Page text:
The Gothic Language

The Gothic Language

This is a Germanic language spoken by the Goths. The most famous official document written in the Gothic language is CODEX ARGENTEUS, a copy of the Bible dating from the 6th century. The Gothic language evolved alongside with the evolution of the Goths between the 4th and the 6th centuries AD.

The Gothic alphabet is based on the Greek alphabet which provided the order and the form of the letters, but also the form of writing using letters. You may find a correct correspondence at www.wikipedia.org/Alfabetul_gotic. There are 25 letters, plus two letters having only numeric value (90 and 900). The names of the letters reveal a certain contamination between the late Gothic language and the early Germanic language.

By the mid-sixth century the Gothic language was in decline because of the defeat suffered by the Goths in their conflict with the Franks, but also because of the assimilation of the Goths by the more numerous and more civilized subordinate Roman populations. On the other hand, the disappearance of the Gothic language was also caused by the Goths’ withdrawal from Italy and their geographical isolation from other Germanic populations.

Signs of the existence of the Gothic language did however appear even later, in the 8th and 9th centuries, in the Iberian Peninsula (Spain and Portugal). According to the Frankish author WALAHFRID Strabo, the use of this language spread as far as the Danube region and the Crimean Peninsula under the name of Crimean Gothic. One hypothesis suggests that the Gothic language was used as diplomatic language in the 16th century in Constantinople and then translated into Latin.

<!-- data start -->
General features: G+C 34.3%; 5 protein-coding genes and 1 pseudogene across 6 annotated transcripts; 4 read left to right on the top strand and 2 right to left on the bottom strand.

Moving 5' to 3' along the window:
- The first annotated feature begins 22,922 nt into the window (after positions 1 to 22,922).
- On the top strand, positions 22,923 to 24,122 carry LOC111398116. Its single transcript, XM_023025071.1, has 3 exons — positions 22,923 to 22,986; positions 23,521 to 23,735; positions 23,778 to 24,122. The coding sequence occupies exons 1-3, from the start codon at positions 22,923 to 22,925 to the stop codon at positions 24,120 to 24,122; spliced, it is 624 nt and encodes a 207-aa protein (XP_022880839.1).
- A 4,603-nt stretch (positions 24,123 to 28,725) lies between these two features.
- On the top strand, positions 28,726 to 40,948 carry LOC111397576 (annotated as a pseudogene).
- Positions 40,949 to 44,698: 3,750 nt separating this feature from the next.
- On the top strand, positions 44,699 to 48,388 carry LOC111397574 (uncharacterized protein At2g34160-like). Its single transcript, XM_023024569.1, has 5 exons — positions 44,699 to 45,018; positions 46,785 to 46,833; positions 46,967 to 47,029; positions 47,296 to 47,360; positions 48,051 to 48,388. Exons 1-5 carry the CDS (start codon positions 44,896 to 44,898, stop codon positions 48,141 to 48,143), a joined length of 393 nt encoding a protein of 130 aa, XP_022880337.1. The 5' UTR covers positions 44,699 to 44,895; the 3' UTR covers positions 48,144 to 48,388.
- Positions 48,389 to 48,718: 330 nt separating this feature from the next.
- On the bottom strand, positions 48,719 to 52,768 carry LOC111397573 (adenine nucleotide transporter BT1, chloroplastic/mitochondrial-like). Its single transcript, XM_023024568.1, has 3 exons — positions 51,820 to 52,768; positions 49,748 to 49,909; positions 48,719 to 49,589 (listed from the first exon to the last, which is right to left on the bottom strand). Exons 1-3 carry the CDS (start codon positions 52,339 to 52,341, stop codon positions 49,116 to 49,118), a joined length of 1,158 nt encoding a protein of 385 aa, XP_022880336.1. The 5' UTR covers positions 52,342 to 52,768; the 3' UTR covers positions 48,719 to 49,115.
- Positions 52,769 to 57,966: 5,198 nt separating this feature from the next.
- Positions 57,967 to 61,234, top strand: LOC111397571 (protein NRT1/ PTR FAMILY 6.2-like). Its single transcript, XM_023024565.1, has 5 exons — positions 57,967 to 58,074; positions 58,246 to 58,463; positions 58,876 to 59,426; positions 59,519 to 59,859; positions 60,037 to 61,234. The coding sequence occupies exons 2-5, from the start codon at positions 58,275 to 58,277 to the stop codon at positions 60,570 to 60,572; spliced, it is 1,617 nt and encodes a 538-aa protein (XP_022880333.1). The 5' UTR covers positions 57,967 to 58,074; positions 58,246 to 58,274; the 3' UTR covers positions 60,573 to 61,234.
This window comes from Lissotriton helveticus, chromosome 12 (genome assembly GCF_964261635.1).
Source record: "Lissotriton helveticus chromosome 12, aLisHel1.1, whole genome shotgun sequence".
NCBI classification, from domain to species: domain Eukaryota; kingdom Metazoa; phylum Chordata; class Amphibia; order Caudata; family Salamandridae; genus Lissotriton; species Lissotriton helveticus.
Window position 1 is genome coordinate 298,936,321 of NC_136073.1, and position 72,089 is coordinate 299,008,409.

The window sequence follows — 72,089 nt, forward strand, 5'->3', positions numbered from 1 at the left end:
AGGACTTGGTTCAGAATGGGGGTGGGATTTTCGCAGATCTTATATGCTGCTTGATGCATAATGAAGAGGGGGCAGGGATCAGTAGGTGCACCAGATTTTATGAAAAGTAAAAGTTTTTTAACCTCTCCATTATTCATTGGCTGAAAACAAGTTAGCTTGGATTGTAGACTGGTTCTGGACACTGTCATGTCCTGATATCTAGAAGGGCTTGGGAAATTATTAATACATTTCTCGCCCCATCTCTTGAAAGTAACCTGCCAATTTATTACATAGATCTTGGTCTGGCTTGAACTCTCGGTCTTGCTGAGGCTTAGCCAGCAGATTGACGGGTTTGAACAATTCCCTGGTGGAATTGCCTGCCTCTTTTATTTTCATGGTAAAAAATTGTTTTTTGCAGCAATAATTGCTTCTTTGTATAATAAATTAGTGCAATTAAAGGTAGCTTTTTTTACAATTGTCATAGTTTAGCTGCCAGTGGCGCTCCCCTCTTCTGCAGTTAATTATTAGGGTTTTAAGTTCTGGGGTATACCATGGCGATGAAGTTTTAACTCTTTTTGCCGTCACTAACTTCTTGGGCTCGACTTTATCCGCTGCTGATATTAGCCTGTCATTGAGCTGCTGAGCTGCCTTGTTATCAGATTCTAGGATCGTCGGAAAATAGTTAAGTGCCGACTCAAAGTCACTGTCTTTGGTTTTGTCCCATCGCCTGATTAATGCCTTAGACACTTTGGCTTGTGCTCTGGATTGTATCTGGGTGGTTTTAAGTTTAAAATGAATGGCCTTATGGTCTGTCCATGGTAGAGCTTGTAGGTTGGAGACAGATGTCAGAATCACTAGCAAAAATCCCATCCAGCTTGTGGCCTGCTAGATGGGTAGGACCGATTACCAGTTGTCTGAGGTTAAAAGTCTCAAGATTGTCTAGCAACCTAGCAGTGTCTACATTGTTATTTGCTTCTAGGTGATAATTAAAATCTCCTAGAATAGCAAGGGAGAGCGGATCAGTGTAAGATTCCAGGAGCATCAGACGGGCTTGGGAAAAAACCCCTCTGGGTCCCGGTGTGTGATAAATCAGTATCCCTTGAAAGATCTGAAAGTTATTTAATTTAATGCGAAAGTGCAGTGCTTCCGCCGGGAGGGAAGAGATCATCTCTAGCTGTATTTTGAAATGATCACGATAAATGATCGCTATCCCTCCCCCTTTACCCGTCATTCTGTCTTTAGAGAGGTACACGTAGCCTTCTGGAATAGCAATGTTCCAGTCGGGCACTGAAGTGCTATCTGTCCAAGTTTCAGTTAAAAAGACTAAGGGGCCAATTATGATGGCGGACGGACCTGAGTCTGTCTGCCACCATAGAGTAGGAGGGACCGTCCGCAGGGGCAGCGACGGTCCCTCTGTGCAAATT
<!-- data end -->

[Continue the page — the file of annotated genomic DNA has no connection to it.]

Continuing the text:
The Dacian language, spoken between the 4th and the 8th centuries in Europe along with the Gothic language, came into contact with the Germanic-Gothic civilization, which influenced the Dacian vocabulary for a while.

The connection between the Gothic and the Germanic languages is still evident today in many frequently used words: BROE/BROT (in German) = bread, PLUT/BLUT = blood, HOEF/HAUPT = head, SCHIETEN/SCHIESSEN = to shoot arrows, GNAUEN TAG/GUTEN TAG = good day, REGHEN/REGEN = rain, BRUDER/BRUDER = brother, SCHUUESTER/SCWESTER = sister, ALT/ALT = old, WINTSCH/WIND = wind, SILUIR/SILBER = silver, GOLTZ/GOLD = gold, FISCT/FISCH = fish, THURN/TÜR = door, etc.

As a Germanic language, Gothic is a member of the Indo-European languages family, as is Romanian. Although its direct contact with the Dacians between the 4th and the 8th centuries AD was small and without much effect on the vocabulary or the alphabet, the Gothic language contributed, in the broad sense of the word, to the early development of the Dacian-Roman language spoken in Dacia.

We should therefore take into account all these historical connections between languages when we translate various documents of an archaic or official nature. As we approach the present time, the relations between current and extinct languages are revealing their true importance in the most subtle ways.

By | 2018-01-03T12:12:49+00:00 January 3rd, 2018|Articles|0 Comments